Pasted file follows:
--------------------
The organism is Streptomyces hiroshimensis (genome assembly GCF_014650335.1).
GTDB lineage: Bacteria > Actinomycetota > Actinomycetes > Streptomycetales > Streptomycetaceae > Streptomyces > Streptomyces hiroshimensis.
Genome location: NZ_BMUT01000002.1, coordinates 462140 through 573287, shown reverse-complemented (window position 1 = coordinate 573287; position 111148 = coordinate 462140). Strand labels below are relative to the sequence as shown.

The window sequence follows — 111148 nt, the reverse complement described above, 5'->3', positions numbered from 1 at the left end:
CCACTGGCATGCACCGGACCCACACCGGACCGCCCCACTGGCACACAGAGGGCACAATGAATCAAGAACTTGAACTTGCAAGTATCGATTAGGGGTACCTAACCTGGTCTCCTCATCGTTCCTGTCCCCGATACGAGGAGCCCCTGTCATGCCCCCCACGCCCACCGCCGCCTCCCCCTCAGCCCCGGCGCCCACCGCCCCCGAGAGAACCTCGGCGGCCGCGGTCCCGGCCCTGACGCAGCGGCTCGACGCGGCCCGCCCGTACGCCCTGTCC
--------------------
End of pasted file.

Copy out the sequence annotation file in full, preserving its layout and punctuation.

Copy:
The organism is Streptomyces hiroshimensis (genome assembly GCF_014650335.1).
GTDB lineage: Bacteria > Actinomycetota > Actinomycetes > Streptomycetales > Streptomycetaceae > Streptomyces > Streptomyces hiroshimensis.
Genome location: NZ_BMUT01000002.1, coordinates 462140 through 573287, shown reverse-complemented (window position 1 = coordinate 573287; position 111148 = coordinate 462140). Strand labels below are relative to the sequence as shown.

The window sequence follows — 111148 nt, the reverse complement described above, 5'->3', positions numbered from 1 at the left end:
CCACTGGCATGCACCGGACCCACACCGGACCGCCCCACTGGCACACAGAGGGCACAATGAATCAAGAACTTGAACTTGCAAGTATCGATTAGGGGTACCTAACCTGGTCTCCTCATCGTTCCTGTCCCCGATACGAGGAGCCCCTGTCATGCCCCCCACGCCCACCGCCGCCTCCCCCTCAGCCCCGGCGCCCACCGCCCCCGAGAGAACCTCGGCGGCCGCGGTCCCGGCCCTGACGCAGCGGCTCGACGCGGCCCGCCCGTACGCCCTGTCC